“A long career in politics, if you’re doing it right, it’s about storytelling”
John Kerry to the Guardian, October 2020.
Last night was election night in America. Polling day for what might be the most contentious Presidential election ever – at least in US terms.
Donald Trump won 4 years ago by telling a good story – that as an outsider he could “drain the swamp”, bring real change to Washington and improve the lot of many in America who felt left behind. Trump has spent a lot of time telling stories – spinning conspiracies about Barack Obama’s true birthplace or Hillary Clinton’s emails – and in doing so has ushered in a new eon of political action – the post-truth era. And politics is forever changed.
But he certainly wasn’t the first politician to use stories (truthful or otherwise) to win an election. The narrative around Obama in 2008 – “Yes we can” – was as potent as “Make America great again.” Both stories have a strong emotional message – “Yes we can” offering optimism and hope for the future, while MAGA is about nostalgia and reclaiming lost glory from the past.
Storytelling in politics is always intended to evoke emotion in the audience – a candidate could win a following by showing how a team can come together and overcome any odds (“Win one for the Gipper.”) or could take the darker route of creating fear and shifting blame onto some targeted “other” (pretty much any extremist group).
A good story can even convince an electorate to act against their own best interests, or at least muddy the waters – Republican rebranding of the popular Affordable Care Act into the hated Obamacare led to 35% of people not realising they were the same policy, and confusion was even higher amongst low earners who could be the worst affected if the act was repealed.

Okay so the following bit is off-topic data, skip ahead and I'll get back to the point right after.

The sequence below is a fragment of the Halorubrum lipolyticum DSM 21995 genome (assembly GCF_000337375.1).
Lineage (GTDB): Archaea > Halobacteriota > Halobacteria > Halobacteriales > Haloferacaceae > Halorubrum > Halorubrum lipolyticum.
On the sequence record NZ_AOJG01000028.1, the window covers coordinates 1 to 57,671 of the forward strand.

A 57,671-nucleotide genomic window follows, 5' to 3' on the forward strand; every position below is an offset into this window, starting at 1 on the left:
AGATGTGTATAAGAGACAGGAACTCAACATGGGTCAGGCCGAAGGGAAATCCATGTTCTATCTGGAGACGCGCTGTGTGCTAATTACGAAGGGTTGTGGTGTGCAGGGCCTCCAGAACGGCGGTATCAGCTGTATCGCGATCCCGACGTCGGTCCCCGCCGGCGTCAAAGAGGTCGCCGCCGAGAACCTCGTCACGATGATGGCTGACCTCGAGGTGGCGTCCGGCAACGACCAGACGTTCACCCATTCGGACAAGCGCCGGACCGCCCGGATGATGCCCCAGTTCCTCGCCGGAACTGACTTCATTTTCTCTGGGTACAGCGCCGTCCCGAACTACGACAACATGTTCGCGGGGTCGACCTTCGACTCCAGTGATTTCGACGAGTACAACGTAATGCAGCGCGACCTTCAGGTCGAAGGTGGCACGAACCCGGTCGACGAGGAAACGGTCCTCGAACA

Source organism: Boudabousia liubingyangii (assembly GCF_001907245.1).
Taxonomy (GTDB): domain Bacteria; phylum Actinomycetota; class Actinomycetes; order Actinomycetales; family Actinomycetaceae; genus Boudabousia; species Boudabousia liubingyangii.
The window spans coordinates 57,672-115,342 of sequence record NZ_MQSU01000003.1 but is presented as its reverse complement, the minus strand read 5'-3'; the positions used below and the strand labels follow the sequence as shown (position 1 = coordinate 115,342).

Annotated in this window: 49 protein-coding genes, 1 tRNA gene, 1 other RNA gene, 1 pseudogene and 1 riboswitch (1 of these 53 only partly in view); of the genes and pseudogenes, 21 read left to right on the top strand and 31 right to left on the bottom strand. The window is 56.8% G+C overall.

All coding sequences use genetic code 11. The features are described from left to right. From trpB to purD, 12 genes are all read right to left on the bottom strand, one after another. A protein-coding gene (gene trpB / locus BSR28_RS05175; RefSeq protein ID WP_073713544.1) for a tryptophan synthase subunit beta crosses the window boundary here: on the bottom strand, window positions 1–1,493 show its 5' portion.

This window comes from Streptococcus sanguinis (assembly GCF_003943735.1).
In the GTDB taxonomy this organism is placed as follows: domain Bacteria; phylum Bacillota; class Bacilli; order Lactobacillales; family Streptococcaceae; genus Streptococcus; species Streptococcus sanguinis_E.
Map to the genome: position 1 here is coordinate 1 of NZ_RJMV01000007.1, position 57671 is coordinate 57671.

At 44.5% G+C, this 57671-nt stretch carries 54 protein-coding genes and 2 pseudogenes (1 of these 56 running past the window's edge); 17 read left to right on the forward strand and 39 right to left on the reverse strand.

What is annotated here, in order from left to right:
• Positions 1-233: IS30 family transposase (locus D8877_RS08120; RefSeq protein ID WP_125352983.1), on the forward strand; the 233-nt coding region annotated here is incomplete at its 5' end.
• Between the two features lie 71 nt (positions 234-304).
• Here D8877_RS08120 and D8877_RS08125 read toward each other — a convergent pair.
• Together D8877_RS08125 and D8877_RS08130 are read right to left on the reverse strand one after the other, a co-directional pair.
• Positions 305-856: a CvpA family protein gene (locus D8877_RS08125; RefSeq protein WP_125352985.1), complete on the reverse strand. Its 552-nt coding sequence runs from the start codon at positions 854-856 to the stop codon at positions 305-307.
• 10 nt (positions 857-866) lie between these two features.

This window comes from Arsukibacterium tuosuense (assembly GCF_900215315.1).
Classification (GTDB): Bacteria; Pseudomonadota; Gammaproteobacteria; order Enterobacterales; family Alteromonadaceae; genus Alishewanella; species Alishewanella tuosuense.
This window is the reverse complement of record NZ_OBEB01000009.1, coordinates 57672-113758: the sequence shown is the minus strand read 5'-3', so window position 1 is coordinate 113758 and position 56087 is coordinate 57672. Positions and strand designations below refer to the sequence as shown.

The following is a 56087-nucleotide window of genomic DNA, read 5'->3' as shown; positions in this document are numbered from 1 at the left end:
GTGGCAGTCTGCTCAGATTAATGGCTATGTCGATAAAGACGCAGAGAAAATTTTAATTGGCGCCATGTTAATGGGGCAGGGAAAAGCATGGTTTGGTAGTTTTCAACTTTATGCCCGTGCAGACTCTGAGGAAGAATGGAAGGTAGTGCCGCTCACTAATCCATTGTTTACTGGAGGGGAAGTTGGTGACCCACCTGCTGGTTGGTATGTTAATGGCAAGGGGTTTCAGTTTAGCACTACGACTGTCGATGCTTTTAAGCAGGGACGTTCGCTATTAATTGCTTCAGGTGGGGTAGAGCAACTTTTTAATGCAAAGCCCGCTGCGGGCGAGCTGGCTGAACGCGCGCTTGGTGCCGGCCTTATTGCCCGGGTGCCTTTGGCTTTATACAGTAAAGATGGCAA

Politicians know how to harness the power of storytelling, so it shouldn’t be a surprise to see how many ex-politicians are becoming content creators. The Obamas signed a much publicised deal with Netflix in 2018. And former presidential candidate and Secretary of State John Kerry talked to the Guardian recently about working with a production company to create impactful fictional content, saying:
“Historically, there are these moments where you tell a story the right way, it has enormous impact.”
So what lessons can the business world take from political storytelling?
Firstly, that the power and influence of a good story can win people over more than facts and figures. This lesson can be clearly seen in the Brexit referendum – Remain may have had facts and logic on their side, but Leave had by far the better story.
A second point to consider is the value of using popular cultural references your audience recognise and understand – Reagan’s use of George Gipp worked as well as it did because ex-movie star Reagan had actually starred as Gipp in a 1940 movie many of his voters would have seen.
Thirdly and finally, align the story with the emotional reaction you want to elicit. Personally I always prefer to aim for positive emotions, as I think the negative ones can be dangerously unpredictable and also less effective – Yes we can generated a far higher election turn out than MAGA, even if both won their own day. Positive emotions can have a wider impact too – inspiration is far more uplifting than fear, which is generally restrictive.
While we wait to see how exactly the 2020 Presidential election will turnout (counting all those postal ballots and the like) it’s worth considering the stories both candidates tell. Trump is still using the rhetoric of an outsider railing against the establishment – a dangerous choice for literally the most powerful man in America, while Joe Biden has managed to unite a lot of the left behind him by describing himself as a transitional candidate who just wants to fix things. Who will win the day remains to be seen, but it is certain that anyone who wants to occupy the Oval Office in the future will have to have impressive storytelling skills alongside all of their other qualifications.